To reduce burden on the courts, St. Louis County expands records portal
Whether residents want details on traffic tickets, court contracts or outstanding warrants, St. Louis County, Missouri, now has a website to handle it all.
Called YourSTLCourts, the site provides access to court documents and a look-up tool for traffic tickets that can be searched by a driver’s license, ticket number or location. It began as a service only for the unincorporated areas of St. Louis County, but on Thursday officials announced the site had expanded its services to assist all of the county’s roughly 1 million residents.
The county says that the document portal, which also contains a text notification feature that reminds residents about upcoming court procedures, provides greater transparency at no cost to residents and acts as a quick reference tool for court staff, who now have a centralized database to call up records.
“We are glad to see more and more municipal courts in St. Louis County working with YourSTLCourts to get more information to those who are involved with their municipal court,” Douglas Beach, a St. Louis circuit court judge, said in a statement.
The site is the result of a partnership between the civic tech group CivTech St. Louis, housing nonprofit Rise Community Development, and the Regional Justice Information Service Commission (REJIS), a government body charged with supplying technology to criminal justice and government agencies.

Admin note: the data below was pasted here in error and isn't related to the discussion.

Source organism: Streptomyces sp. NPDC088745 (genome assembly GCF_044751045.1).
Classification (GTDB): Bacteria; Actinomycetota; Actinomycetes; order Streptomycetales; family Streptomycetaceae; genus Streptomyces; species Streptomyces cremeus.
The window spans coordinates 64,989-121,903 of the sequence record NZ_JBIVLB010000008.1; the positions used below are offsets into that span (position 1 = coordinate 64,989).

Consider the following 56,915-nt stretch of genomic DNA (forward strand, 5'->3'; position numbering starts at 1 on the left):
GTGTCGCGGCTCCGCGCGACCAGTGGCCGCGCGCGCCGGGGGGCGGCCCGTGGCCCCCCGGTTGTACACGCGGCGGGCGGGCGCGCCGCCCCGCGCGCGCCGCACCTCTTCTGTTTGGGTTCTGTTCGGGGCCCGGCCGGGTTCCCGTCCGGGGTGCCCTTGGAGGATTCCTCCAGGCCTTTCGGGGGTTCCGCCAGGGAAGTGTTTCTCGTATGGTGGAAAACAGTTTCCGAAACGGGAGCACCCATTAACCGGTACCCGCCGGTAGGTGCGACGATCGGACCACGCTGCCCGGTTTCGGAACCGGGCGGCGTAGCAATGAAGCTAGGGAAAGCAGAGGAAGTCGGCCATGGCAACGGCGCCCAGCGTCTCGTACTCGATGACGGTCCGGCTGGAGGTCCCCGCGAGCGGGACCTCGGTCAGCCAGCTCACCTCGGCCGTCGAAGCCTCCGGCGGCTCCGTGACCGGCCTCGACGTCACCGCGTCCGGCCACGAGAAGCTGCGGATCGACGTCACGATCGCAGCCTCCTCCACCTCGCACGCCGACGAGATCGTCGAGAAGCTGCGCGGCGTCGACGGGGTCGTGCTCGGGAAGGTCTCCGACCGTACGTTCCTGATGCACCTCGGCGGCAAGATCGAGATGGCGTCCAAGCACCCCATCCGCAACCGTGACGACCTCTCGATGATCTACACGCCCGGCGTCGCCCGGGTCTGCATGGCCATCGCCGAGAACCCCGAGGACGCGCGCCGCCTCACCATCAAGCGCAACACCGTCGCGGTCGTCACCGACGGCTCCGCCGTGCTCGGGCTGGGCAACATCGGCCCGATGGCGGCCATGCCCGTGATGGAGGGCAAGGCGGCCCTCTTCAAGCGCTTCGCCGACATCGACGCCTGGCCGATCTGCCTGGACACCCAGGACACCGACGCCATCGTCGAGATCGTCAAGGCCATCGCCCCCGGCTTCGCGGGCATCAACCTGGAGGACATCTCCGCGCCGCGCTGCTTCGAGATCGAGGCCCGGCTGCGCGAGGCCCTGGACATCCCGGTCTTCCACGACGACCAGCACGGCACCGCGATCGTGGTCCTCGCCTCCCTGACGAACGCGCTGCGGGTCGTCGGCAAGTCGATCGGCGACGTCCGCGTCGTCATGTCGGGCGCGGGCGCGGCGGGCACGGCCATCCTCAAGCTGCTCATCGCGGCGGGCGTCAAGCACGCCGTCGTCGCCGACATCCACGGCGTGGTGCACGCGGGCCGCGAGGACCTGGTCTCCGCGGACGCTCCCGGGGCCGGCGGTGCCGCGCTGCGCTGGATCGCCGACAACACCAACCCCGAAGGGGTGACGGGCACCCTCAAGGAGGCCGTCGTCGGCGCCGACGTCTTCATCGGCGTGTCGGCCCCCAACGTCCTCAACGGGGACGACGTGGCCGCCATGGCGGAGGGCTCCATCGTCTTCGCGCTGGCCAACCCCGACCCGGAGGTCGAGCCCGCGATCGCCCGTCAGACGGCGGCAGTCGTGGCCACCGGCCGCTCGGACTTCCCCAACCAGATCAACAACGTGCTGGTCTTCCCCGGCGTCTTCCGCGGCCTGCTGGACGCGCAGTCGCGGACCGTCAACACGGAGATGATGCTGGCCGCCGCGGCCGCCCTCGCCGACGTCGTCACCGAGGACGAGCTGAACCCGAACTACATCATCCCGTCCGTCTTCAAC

The site started as a St.Louis CivTech pilot project developed out of a hackathon in 2015 and went live 2017, but was able to expand with the support of REJIS and Rise this year.
“With the addition of REJIS, nearly 75 percent of all St. Louis city and county residents have access to this powerful, online tool,” said CivTech St. Louis President Laura Kinsell-Baer. “Our team is confident we will hit 100 percent as we continue building a more equitable society through civic technology.”
Long term, the objective of the platform is to be a resource to reduce unnecessary incarceration rates for smaller offenses like missing court dates for traffic violations and to generally improve the experience of low-income residents within the court system.
The idea is that a better understanding of their rights will empower residents and prevent minor offenses from escalating unnecessarily. Additionally, municipal courts are given tools to improve transparency and accessibility.